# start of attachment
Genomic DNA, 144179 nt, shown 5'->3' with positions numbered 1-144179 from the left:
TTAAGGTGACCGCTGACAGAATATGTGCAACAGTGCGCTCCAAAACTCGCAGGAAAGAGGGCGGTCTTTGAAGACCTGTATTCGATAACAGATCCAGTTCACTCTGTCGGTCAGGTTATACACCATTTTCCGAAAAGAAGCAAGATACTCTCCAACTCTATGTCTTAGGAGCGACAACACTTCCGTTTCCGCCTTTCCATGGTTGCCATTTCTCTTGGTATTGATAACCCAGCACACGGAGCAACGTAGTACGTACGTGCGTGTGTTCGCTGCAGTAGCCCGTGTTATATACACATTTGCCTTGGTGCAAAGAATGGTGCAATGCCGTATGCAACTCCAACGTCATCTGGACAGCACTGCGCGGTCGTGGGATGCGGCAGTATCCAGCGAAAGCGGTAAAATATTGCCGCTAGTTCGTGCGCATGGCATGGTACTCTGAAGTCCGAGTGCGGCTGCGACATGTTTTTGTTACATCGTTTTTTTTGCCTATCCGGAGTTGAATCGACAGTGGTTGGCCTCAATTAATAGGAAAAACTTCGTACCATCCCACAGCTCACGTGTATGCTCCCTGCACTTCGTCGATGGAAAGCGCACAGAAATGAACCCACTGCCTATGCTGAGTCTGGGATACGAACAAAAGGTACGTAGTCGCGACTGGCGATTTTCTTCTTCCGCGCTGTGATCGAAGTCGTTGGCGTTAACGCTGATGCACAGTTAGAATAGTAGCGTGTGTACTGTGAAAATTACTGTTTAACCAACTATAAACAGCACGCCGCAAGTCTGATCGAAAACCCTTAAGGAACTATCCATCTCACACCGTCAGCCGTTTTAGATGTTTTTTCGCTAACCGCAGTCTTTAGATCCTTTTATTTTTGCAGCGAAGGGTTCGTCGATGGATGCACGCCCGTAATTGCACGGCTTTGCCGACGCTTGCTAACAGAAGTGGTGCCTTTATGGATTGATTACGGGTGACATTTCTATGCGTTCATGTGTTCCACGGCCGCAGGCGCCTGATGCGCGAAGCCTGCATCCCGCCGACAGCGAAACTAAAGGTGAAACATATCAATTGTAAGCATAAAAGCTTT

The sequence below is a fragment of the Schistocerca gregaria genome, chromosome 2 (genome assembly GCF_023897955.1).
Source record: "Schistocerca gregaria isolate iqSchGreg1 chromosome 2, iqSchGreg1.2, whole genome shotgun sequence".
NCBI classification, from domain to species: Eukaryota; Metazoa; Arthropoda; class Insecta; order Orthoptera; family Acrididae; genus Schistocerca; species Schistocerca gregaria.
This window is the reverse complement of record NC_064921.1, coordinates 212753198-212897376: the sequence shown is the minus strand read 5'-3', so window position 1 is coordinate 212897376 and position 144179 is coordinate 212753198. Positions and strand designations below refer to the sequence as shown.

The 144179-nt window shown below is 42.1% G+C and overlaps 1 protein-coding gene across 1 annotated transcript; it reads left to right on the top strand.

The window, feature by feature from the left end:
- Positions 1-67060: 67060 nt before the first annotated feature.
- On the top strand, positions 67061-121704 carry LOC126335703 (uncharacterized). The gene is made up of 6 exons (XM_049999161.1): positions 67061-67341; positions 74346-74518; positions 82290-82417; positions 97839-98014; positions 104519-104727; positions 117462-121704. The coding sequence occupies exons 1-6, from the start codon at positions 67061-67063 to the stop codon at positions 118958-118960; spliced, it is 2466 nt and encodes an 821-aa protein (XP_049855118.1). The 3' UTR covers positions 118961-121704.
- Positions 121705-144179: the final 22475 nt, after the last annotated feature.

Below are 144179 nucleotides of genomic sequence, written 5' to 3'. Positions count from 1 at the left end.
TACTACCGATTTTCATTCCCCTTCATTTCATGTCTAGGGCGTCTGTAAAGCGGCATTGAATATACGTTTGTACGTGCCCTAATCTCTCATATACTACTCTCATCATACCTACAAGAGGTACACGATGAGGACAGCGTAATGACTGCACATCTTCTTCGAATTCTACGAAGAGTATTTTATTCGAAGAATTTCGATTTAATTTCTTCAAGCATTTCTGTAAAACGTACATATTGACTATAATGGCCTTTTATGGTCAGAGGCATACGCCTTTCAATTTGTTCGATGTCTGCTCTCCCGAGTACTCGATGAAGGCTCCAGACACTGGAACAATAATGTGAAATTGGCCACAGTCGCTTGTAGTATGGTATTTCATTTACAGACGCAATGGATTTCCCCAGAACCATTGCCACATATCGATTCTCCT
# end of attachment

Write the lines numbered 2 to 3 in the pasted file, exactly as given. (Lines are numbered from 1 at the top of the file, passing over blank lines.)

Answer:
TTAAGGTGACCGCTGACAGAATATGTGCAACAGTGCGCTCCAAAACTCGCAGGAAAGAGGGCGGTCTTTGAAGACCTGTATTCGATAACAGATCCAGTTCACTCTGTCGGTCAGGTTATACACCATTTTCCGAAAAGAAGCAAGATACTCTCCAACTCTATGTCTTAGGAGCGACAACACTTCCGTTTCCGCCTTTCCATGGTTGCCATTTCTCTTGGTATTGATAACCCAGCACACGGAGCAACGTAGTACGTACGTGCGTGTGTTCGCTGCAGTAGCCCGTGTTATATACACATTTGCCTTGGTGCAAAGAATGGTGCAATGCCGTATGCAACTCCAACGTCATCTGGACAGCACTGCGCGGTCGTGGGATGCGGCAGTATCCAGCGAAAGCGGTAAAATATTGCCGCTAGTTCGTGCGCATGGCATGGTACTCTGAAGTCCGAGTGCGGCTGCGACATGTTTTTGTTACATCGTTTTTTTTGCCTATCCGGAGTTGAATCGACAGTGGTTGGCCTCAATTAATAGGAAAAACTTCGTACCATCCCACAGCTCACGTGTATGCTCCCTGCACTTCGTCGATGGAAAGCGCACAGAAATGAACCCACTGCCTATGCTGAGTCTGGGATACGAACAAAAGGTACGTAGTCGCGACTGGCGATTTTCTTCTTCCGCGCTGTGATCGAAGTCGTTGGCGTTAACGCTGATGCACAGTTAGAATAGTAGCGTGTGTACTGTGAAAATTACTGTTTAACCAACTATAAACAGCACGCCGCAAGTCTGATCGAAAACCCTTAAGGAACTATCCATCTCACACCGTCAGCCGTTTTAGATGTTTTTTCGCTAACCGCAGTCTTTAGATCCTTTTATTTTTGCAGCGAAGGGTTCGTCGATGGATGCACGCCCGTAATTGCACGGCTTTGCCGACGCTTGCTAACAGAAGTGGTGCCTTTATGGATTGATTACGGGTGACATTTCTATGCGTTCATGTGTTCCACGGCCGCAGGCGCCTGATGCGCGAAGCCTGCATCCCGCCGACAGCGAAACTAAAGGTGAAACATATCAATTGTAAGCATAAAAGCTTT

The sequence below is a fragment of the Schistocerca gregaria genome, chromosome 2 (genome assembly GCF_023897955.1).